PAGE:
Friendship articles

Emotional Affairs – When Does a Friendship Cross the Line?

Emotional Affairs – When Does a Friendship Cross the Line?

One of the preliminary steps to developing a strong foundation to your relationship is that of getting to know your partner. This includes learning about their feelings related to approval of friendships outside of the relationship. You really need to know if they accept friendships you already have and how they will feel about your associations with others in the future. This information will be helpful in knowing what friendships your partner may feel cross the line. Emotional affairs are very common and many platonic friendships seem to open the door to such affairs.

To begin let us define what an emotional affair is. In such friendships the partner gives an investment of emotional time and energy to the friendship. Not only that but he or she also receives emotional support and companionship.

As the platonic friendship grows and the emotional bonds get stronger there is a drain of the intimacy in the primary relationship. In fact, most experts consider emotional affairs as a form of cheating without sex. Studies have shown that emotional affairs very often open the door to full blown affairs.

Very often these friendships do start out innocently enough. But as they evolve there is an ever-increasing sharing of intimate information. The emotional affair is kept secret from the primary partner. And whether it is acknowledged or not, there is almost always a sexual attraction.

As time goes on time with the ‘friend’ becomes more interesting and important than time with the partner. The person involved in the emotional affair spends time thinking about the ‘friend’ when he or she is not around. There may be attempts at creating opportunities to have contact with the ‘friend’.

The partner involved in the friendship may be completely guilt-free due to the absence of sex in the friendship. But as the friendship grows the primary relationship is likely to deteriorate. Since the partner has a support person within the friendship he or she may feel it is no longer needed with the primary partner.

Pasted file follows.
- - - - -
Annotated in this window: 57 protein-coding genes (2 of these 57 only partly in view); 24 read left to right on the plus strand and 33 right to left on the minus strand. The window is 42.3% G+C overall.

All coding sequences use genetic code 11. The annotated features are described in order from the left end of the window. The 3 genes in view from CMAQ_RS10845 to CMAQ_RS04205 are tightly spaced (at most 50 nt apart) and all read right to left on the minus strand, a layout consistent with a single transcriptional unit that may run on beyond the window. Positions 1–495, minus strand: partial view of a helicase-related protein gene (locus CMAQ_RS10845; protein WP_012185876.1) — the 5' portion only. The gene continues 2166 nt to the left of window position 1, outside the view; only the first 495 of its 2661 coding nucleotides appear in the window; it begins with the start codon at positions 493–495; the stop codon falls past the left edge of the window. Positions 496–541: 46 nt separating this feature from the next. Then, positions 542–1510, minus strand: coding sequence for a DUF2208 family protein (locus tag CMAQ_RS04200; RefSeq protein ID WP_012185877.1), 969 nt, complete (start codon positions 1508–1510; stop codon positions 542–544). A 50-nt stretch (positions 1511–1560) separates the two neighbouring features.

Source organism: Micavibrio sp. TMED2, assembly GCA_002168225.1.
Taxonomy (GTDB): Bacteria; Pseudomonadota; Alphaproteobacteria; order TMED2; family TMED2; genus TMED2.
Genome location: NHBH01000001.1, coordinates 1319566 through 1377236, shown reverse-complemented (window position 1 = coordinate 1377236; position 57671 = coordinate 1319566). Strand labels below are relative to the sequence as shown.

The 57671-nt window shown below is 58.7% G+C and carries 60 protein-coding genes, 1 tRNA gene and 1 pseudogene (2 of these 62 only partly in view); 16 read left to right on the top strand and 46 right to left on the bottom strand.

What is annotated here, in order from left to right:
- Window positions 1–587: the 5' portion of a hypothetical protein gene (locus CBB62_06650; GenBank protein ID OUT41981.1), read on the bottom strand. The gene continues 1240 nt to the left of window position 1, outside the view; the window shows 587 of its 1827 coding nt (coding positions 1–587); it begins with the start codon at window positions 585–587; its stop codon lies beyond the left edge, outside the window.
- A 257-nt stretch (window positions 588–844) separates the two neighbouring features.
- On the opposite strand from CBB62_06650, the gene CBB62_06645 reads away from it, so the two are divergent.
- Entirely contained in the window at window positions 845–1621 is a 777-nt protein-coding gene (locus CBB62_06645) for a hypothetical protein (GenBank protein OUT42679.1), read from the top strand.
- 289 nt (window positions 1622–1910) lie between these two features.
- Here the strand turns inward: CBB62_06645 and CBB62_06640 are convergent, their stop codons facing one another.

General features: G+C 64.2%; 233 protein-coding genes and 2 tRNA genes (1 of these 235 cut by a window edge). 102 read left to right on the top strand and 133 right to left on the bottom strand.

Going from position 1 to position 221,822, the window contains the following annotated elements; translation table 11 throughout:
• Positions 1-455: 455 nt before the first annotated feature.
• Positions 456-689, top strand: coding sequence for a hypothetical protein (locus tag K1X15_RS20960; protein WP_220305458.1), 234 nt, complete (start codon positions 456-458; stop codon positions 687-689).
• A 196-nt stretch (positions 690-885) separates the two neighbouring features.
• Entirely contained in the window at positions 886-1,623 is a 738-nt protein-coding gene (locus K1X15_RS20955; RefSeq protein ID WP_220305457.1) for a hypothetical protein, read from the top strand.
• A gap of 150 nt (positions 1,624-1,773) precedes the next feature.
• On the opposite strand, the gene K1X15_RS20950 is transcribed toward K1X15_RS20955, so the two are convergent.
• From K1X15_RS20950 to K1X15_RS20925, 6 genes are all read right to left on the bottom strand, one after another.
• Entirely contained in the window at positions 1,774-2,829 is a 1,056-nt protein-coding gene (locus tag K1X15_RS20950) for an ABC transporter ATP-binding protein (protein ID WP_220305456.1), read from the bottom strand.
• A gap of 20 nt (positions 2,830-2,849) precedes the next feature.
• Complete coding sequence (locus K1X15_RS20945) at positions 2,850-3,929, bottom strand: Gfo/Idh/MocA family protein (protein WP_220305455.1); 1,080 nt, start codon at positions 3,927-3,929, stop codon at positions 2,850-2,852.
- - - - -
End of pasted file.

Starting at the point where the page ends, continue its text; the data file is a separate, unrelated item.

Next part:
Because the partner does not share information about the friendship there are lies, deception and betrayal. The primary partner is likely to view the emotional affair as damaging as a sexual affair; in some cases even more so. It seems some of us can accept our partner venturing out for sexual variety but when our partner is seeking emotional support and companionship elsewhere we feel extreme pain and hurt feelings.

As the friendship is justified as just a friendship the involved partner may continue to rationalize that it is acceptable. Then eventually he or she may find that there is a greater bond with the ‘friend’ than with the primary partner. The problems that can arise can end a relationship.

By understanding your partner early in your relationship you will know what is acceptable in outside friendships. You have a responsibility to share your heartfelt sentiments related to such matters. This opens the floor for a discussion that could prevent lots of problems in the future.

If you find that you are involved in a friendship that may cross over into an emotional affair you can step back and examine what the real attraction is. In most cases it will be a warning sign that you need to work on your primary relationship and focus all emotional energy there.

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